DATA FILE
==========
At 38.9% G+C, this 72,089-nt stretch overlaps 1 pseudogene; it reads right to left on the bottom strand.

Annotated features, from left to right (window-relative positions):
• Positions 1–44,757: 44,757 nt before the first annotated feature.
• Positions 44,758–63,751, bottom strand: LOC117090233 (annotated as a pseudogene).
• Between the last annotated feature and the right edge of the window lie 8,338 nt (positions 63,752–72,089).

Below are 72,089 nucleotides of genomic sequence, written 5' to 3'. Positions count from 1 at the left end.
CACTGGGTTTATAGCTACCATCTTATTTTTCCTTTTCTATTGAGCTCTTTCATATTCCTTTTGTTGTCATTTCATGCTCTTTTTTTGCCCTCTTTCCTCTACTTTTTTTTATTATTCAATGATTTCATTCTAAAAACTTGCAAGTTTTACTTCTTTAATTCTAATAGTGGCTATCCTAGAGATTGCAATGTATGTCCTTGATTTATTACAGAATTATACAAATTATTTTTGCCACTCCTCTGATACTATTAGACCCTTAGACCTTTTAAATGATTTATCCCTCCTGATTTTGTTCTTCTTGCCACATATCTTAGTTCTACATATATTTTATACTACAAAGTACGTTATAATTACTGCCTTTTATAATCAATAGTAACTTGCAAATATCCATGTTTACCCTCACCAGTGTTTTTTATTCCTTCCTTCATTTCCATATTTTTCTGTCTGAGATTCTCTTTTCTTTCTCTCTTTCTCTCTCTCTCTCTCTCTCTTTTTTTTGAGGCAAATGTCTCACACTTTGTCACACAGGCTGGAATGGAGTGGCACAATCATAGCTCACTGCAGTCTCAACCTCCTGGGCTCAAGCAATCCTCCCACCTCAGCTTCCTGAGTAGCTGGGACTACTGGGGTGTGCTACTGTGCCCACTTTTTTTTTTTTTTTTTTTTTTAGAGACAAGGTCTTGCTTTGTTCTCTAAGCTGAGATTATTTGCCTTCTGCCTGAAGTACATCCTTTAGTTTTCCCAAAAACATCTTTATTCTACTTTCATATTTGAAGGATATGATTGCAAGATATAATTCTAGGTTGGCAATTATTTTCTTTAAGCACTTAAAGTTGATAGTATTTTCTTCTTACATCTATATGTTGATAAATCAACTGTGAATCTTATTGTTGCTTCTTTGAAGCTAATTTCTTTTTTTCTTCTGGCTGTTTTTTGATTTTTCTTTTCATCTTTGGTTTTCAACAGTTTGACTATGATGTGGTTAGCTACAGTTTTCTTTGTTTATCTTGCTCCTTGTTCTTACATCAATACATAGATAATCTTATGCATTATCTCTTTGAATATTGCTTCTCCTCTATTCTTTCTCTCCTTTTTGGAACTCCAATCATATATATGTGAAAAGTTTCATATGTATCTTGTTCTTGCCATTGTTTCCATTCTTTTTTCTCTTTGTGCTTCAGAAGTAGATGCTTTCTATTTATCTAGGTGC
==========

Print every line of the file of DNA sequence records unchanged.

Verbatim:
At 38.9% G+C, this 72,089-nt stretch overlaps 1 pseudogene; it reads right to left on the bottom strand.

Annotated features, from left to right (window-relative positions):
• Positions 1–44,757: 44,757 nt before the first annotated feature.
• Positions 44,758–63,751, bottom strand: LOC117090233 (annotated as a pseudogene).
• Between the last annotated feature and the right edge of the window lie 8,338 nt (positions 63,752–72,089).

Below are 72,089 nucleotides of genomic sequence, written 5' to 3'. Positions count from 1 at the left end.
CACTGGGTTTATAGCTACCATCTTATTTTTCCTTTTCTATTGAGCTCTTTCATATTCCTTTTGTTGTCATTTCATGCTCTTTTTTTGCCCTCTTTCCTCTACTTTTTTTTATTATTCAATGATTTCATTCTAAAAACTTGCAAGTTTTACTTCTTTAATTCTAATAGTGGCTATCCTAGAGATTGCAATGTATGTCCTTGATTTATTACAGAATTATACAAATTATTTTTGCCACTCCTCTGATACTATTAGACCCTTAGACCTTTTAAATGATTTATCCCTCCTGATTTTGTTCTTCTTGCCACATATCTTAGTTCTACATATATTTTATACTACAAAGTACGTTATAATTACTGCCTTTTATAATCAATAGTAACTTGCAAATATCCATGTTTACCCTCACCAGTGTTTTTTATTCCTTCCTTCATTTCCATATTTTTCTGTCTGAGATTCTCTTTTCTTTCTCTCTTTCTCTCTCTCTCTCTCTCTCTTTTTTTTGAGGCAAATGTCTCACACTTTGTCACACAGGCTGGAATGGAGTGGCACAATCATAGCTCACTGCAGTCTCAACCTCCTGGGCTCAAGCAATCCTCCCACCTCAGCTTCCTGAGTAGCTGGGACTACTGGGGTGTGCTACTGTGCCCACTTTTTTTTTTTTTTTTTTTTTTAGAGACAAGGTCTTGCTTTGTTCTCTAAGCTGAGATTATTTGCCTTCTGCCTGAAGTACATCCTTTAGTTTTCCCAAAAACATCTTTATTCTACTTTCATATTTGAAGGATATGATTGCAAGATATAATTCTAGGTTGGCAATTATTTTCTTTAAGCACTTAAAGTTGATAGTATTTTCTTCTTACATCTATATGTTGATAAATCAACTGTGAATCTTATTGTTGCTTCTTTGAAGCTAATTTCTTTTTTTCTTCTGGCTGTTTTTTGATTTTTCTTTTCATCTTTGGTTTTCAACAGTTTGACTATGATGTGGTTAGCTACAGTTTTCTTTGTTTATCTTGCTCCTTGTTCTTACATCAATACATAGATAATCTTATGCATTATCTCTTTGAATATTGCTTCTCCTCTATTCTTTCTCTCCTTTTTGGAACTCCAATCATATATATGTGAAAAGTTTCATATGTATCTTGTTCTTGCCATTGTTTCCATTCTTTTTTCTCTTTGTGCTTCAGAAGTAGATGCTTTCTATTTATCTAGGTGC